Saturday, October 3, 2009


Isn’t is shameful that I, Siddharth Tyebji, son of a Muslim father and a Hindu Bengali mother, neither can speak Urdu nor Bengali?

- Hazaaron Khwaishein Aisi

Though it’s hard to define the primary goal of education, the result of education should ideally lead to an enlightenment of the student towards the world outside, to provide him with a better understanding of things within him and without, so that he could use those skills in their betterment in some way or the other.

What shouldn’t it be? Most importantly, education should not solely be a means to livelihood, it should not only be the process one has to undergo to earn a living in this world, it should not only mean the passing of an exam or the stamp of a degree.

Unfortunately, it has become to mean exactly that. The idea of a holistic education meant to broaden the mind is almost non-existent today. We live in an era of ‘specialisation’, and it, by definition, demands a narrowing down of interests, a sort of isolation. Where the proliferation of choice is seen as the biggest positive development, it is not a surprise that the belief has percolated to the field of education as well. Education is the ice-cream parlour, the subjects are the various flavours on display. Take the one you like. No one’s better than the other. The vendor has no suggestions to make.


Take, for example, the schools under the Central Board for Secondary Education (CBSE). As early as Standard IX, students are required to select their ‘Second Language’ (it is named so as studying English is, of course, mandatory). The options available in my school were Sanskrit, Hindi, French and German.

While Sanskrit might look like a welcome inclusion in this list, anyone who has been at school knows that the picture isn’t so beautiful when it comes to its application. There are a very few students who take Sanskrit out of natural interest. Instead, most of the people who do are the ones who want to have it easy in their 10th Standard Board Exams. The fact that Sanskrit is a ‘scoring’ subject in which not too much hard work is necessary to get you a 95 out of 100 is known to all.

This has perverted the whole intention behind imparting knowledge about one of India’s ancient languages. A historically rich and beautiful form of communication has been reduced to becoming a way of acquiring numbers on a sheet of paper. A subject that can potentially open up one’s mind to a universe of knowledge is being mugged up mechanically by students, just as they had done for the multiplication tables in preparatory school.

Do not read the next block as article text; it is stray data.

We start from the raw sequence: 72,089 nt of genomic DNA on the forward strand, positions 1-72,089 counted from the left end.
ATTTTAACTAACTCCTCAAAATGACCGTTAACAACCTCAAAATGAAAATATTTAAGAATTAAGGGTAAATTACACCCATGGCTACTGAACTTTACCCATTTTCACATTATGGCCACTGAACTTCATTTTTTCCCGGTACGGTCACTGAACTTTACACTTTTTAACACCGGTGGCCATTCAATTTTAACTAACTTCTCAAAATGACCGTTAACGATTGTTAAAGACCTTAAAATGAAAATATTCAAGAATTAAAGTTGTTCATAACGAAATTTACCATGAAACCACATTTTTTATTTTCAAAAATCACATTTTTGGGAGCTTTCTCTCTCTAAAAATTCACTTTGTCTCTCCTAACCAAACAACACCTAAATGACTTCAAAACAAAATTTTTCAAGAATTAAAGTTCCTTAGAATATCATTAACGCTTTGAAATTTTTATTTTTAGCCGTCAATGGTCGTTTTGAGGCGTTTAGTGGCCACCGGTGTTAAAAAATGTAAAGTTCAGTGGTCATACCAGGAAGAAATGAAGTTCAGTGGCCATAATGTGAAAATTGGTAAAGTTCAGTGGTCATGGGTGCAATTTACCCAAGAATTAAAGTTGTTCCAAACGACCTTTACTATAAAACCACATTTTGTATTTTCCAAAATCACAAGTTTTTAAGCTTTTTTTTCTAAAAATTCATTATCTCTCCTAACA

On top of that, the options given to them are French and German. Now, for a child who has been familiar with phrases such as ‘the big, mean world’ and the ‘cut-throat competition’ outside, it is fairly easy to guess what language he or she will choose. In the new globalised India, where one might be involved in workforces constantly in interaction with foreign clients, a little knowledge of French or German is seen as an added ‘asset’. For the urban middle class India today, Sanskrit and elements such as that are part of the old India, the India gone by, and empowered by the chance at financial success and a superior quality of life 1991 has provided them, they are firm in their rejection for everything old. As if we there was actually a demarcation like such, where the old died and the new was born. But in their minds, it is clear.

I would like to iterate here that I have nothing against the teaching of foreign languages. The more appropriate way would to give students an option between Hindi and Sanskrit (and the local language of the place, if different from Hindi) and in addition, provide an optional Third Language option which facilitates the leaning of French, German and the like. The obvious argument to this would be that it’ll further increase the already immense workload the average school-goer suffers from. The obvious reply to this would be that perhaps languages are the only definable entity by which we stay connected to our culture, to the past. To subvert the study of the same for the sake of more ‘scientific’ education can be disastrous. In short, the study of history and culture, or in other words, what connects us to the past is of prime importance. The marginalisation of this defeats the very aim of education.

The underlying belief behind the existing state of affairs, though it might not be stated explicitly, is that education’s primary responsibility is to make products out of human beings. The phrase ‘duniya ke liye tayyar karna’ has taken a wholly absolute meaning today. Children have become raw materials, who are then processed with education, after which they are let out into the big, wide world as finished products. The system of examination prevalent today only furthers the extent and impact of the above style of thinking. We rely primarily on memory-based questioning which encourages students to stack up as much as they can within a period of time, just to vomit it all out on the day of the examination. There is very little emphasis given to imaginative or divergent learning, or to anything that falls beyond the scope of the textbooks.